The findings were published in the Dec. 28, 2007 issue of the Journal of Biological Chemistry.
Blood vessels contain three important layers the endothelium that lines the vessel walls, the smooth muscle cells responsible for regulating blood flow, and the lumen, the open channel through which blood travels. In healthy young humans, the production of compounds by the cells in these layers remains balanced, allowing for normal vessel function and unrestricted blood flow.
Hassanain developed a transgenic mouse that produces excess human profilin 1 in the smooth muscle cell area with the intent to cause stress in the vessel walls that leads to hypertrophy, or an enlargement of the smooth muscle cells that eventually leads to structural and functional changes in the entire vessel. The mice were developed to test the theory that the impaired regulation of the profilin 1 gene would eventually lead to high blood pressure, and observe how that happens.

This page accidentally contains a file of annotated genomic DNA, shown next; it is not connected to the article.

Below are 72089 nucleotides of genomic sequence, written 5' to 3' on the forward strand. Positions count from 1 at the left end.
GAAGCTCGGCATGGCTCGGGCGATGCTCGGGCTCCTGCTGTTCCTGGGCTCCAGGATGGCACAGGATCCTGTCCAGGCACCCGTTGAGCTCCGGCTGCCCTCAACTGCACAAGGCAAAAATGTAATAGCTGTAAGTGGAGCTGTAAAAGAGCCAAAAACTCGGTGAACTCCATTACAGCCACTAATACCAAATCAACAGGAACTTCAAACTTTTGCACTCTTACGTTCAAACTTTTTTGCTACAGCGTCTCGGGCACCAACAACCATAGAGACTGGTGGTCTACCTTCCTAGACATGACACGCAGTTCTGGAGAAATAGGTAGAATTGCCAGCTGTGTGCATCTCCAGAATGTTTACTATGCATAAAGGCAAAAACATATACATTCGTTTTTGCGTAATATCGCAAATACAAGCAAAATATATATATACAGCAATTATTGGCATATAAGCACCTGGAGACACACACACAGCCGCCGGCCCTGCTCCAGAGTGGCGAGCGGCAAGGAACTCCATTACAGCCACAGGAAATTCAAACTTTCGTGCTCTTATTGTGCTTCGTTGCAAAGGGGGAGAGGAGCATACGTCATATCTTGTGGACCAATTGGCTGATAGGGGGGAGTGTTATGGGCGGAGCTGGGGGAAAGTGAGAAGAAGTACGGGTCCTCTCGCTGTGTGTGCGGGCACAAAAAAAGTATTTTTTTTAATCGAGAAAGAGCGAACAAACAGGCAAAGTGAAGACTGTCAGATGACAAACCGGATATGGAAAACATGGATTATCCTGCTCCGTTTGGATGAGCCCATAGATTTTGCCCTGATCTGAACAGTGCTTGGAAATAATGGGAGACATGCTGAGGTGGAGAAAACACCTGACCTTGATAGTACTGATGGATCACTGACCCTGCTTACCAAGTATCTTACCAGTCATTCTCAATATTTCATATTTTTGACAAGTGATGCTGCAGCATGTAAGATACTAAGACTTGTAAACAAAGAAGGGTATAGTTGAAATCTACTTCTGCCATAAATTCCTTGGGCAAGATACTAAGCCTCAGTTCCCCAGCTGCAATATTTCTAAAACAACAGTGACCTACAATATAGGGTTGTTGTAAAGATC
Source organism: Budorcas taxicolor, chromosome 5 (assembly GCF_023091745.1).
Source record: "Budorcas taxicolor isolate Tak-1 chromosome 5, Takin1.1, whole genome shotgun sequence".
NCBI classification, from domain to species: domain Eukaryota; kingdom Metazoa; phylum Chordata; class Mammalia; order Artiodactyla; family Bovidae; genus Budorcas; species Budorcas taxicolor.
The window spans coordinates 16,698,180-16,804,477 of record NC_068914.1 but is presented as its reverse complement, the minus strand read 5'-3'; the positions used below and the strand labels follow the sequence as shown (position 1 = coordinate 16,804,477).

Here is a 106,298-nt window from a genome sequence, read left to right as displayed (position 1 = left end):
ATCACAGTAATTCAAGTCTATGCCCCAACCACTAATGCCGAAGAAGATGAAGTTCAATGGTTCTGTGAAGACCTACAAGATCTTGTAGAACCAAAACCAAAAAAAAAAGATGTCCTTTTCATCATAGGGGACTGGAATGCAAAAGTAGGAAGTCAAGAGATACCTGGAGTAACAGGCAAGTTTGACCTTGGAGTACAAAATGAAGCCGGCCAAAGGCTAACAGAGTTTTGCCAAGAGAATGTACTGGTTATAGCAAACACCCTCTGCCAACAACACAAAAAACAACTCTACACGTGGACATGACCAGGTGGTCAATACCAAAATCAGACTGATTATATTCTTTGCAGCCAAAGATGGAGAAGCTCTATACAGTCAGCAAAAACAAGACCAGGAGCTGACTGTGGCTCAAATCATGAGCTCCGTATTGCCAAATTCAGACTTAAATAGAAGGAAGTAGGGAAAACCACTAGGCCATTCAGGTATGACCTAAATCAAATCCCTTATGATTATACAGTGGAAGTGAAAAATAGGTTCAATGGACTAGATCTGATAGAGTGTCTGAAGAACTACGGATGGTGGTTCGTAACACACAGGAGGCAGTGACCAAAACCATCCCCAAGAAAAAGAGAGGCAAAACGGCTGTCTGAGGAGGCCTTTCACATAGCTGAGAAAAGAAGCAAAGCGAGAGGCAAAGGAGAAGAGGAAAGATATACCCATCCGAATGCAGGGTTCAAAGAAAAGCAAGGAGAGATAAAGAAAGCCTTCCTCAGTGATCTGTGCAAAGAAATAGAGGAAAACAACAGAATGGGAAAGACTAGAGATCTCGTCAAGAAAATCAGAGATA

Vascular remodeling is a known problem as people get older. Their blood vessels tend to stiffen, even in healthy adults. This causes stress on the vessels, which leads to hypertension, Hassanain said.
At the heart of the vessel activities is a protein called actin within the smooth muscle cells, and its relationship to profilin 1. In the presence of too much profilin1, actin is transformed from a loosely configured protein into a more rigid fibrous state. This change in actin's nature increases the size and the stiffness of smooth muscle cells.
The cells undergo other changes that prepare them for cell divisio
|Contact: Hamdy Hassanain|
Ohio State University